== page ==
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Crackdown on Terror Funding Is Questioned

Finance: U.S. officials say a lack of evidence and fighting among agencies have hampered the drive.

April 07, 2002|JOSH MEYER and ERIC LICHTBLAU | TIMES STAFF WRITERS

WASHINGTON — The U.S. government's much-touted financial war on terrorism has been hamstrung by bitter turf battles among federal agencies, questionable evidence against targeted Middle Eastern groups and a lack of cooperation by foreign allies, senior government officials said.

In recent months, President Bush and his top Cabinet members have hailed the U.S. government's effort to "shut down the money pipeline" as an increasingly important, and successful, component of the broad counter-terrorism strategy in the United States and abroad.

But privately some administration officials are voicing growing concern that the strategy isn't working as advertised.

"You read the papers and it seems like everything is going great," said one senior law enforcement official. "But this is no way to run an investigation. And the worst part is that this is the biggest case in existence. And so much is at stake."

Debate over the problems has occurred at the highest levels, according to interviews with more than a dozen law enforcement, intelligence and counter-terrorism officials familiar with the financial crackdown. Among the concerns:

* Infighting between the Justice and Treasury departments has spawned two parallel and often conflicting bureaucracies pursuing financial investigations of suspected terrorists, sending confusing signals to law enforcement and intelligence agencies here and abroad over who is in charge.

Privately, some Treasury and Justice officials blame each other for refusing to work together, withholding information and lacking the required financial training, even as both concede that the current system squanders precious resources, money, time and investigative leads.

* At least some of the financial crackdowns on groups with suspected terrorist ties, resulting in the freezing of tens of millions of dollars in assets, were launched prematurely or based on insufficient evidence.

The asset seizures have triggered lawsuits from targeted groups, as well as a backlash from Muslims who say they are being unfairly branded as terrorists. Some prosecutors now say they are concerned about whether the seizure cases will hold up in court.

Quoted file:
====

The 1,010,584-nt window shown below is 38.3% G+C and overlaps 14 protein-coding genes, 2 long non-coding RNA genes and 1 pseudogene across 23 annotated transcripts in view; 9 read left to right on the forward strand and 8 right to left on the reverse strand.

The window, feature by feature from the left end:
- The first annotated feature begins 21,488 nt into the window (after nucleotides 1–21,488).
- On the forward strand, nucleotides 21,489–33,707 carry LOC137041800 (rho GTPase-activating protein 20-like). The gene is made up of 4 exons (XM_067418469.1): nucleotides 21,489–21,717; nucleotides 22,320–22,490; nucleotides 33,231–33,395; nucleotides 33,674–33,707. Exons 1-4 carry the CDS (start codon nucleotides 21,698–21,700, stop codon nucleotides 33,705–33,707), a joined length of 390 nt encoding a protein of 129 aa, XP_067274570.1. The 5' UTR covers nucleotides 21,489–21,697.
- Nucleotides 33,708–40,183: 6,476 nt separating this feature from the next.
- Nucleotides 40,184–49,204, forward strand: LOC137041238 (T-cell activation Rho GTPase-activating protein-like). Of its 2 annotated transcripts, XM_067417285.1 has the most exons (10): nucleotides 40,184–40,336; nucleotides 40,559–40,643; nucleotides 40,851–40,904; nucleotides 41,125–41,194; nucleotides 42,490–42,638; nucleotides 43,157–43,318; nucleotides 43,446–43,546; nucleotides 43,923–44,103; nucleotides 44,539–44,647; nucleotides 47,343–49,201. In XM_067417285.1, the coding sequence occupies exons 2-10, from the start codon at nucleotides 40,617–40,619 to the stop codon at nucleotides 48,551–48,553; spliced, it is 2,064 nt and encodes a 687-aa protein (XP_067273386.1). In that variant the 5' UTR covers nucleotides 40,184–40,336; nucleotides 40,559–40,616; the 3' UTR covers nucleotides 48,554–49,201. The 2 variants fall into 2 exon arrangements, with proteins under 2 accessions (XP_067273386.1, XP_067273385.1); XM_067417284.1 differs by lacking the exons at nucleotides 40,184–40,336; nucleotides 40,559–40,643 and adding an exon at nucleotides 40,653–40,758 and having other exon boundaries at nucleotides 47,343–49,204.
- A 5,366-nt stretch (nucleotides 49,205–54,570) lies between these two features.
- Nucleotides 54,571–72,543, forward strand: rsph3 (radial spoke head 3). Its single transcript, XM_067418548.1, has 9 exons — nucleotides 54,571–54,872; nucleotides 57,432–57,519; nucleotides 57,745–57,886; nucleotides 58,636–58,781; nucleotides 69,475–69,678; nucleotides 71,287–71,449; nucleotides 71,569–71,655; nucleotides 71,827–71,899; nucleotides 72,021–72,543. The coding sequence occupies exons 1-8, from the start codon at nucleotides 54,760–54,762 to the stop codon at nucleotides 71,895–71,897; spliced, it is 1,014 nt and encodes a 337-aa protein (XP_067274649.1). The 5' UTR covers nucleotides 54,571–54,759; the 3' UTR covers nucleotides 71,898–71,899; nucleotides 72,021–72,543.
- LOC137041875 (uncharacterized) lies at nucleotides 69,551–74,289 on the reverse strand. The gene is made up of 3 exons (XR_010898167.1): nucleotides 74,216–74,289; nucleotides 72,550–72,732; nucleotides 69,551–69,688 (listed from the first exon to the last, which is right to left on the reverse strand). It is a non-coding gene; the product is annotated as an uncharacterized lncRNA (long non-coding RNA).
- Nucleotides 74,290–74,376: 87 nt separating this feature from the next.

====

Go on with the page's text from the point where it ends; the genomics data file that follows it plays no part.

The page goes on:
* The United States is receiving far less cooperation than it needs from many allied nations, which have pledged to help choke off the terrorist money supply but lack the political will, technical know-how and legal framework to make that happen.

As a result, the financial crackdown risks being little more than a symbolic effort because only a tiny fraction of the money believed to be supporting terrorist activity resides within U.S. financial institutions.

* Key financial provisions of last year's Patriot Act, which granted authorities broader powers to track suspected terrorist money, are too unwieldy and unrealistic.

The law subjects an array of businesses--from currency transfer and exchange firms to pawnbrokers and even car dealerships--to new auditing and reporting requirements to help authorities detect potential terrorist activity. The legislation gives an April 24 deadline for the new regulations, but many businesses say they have no system for taking on their expanded role as money cops, and authorities complain that they will be overloaded with information.

Leaders of the financial war on terrorism acknowledge the investigations' shortcomings, but they point to success in some areas.

The campaign has been instrumental, for instance, in determining who was behind the Sept. 11 attacks and in establishing connections among the 19 hijackers and other co-conspirators around the world. It also has provided a clearer picture of how Osama bin Laden's Al Qaeda network and other terrorist organizations operate, officials said, adding that the financial component of the war on terrorism ultimately could prove to be instrumental in U.S. efforts to avert another attack.

"Naturally, there are a few growing pains, but I don't detect a systemic problem here," Deputy Treasury Secretary Kenneth Dam said Friday. "No doubt there will be glitches here and there, but that doesn't detract from the point that it's just an incredible joint effort, and it's made a major impact on Al Qaeda and their ability to finance themselves."

Last week, FBI Director Robert Mueller said the crackdown has damaged the ability of Bin Laden and other suspected terrorists to keep their operations going.

Dam, Mueller and other high-ranking leaders say they base those assessments on classified information, intelligence and other indicators that, as Al Qaeda's funding dries up, its cells are withering on the vine.

So far, authorities have frozen more than $100 million in alleged terrorist money, about $70 million of it overseas. Several major charities have been targeted for allegedly helping terrorist organizations, as have currency transfer businesses that are popular means of routing money from the United States to Africa and the Middle East.

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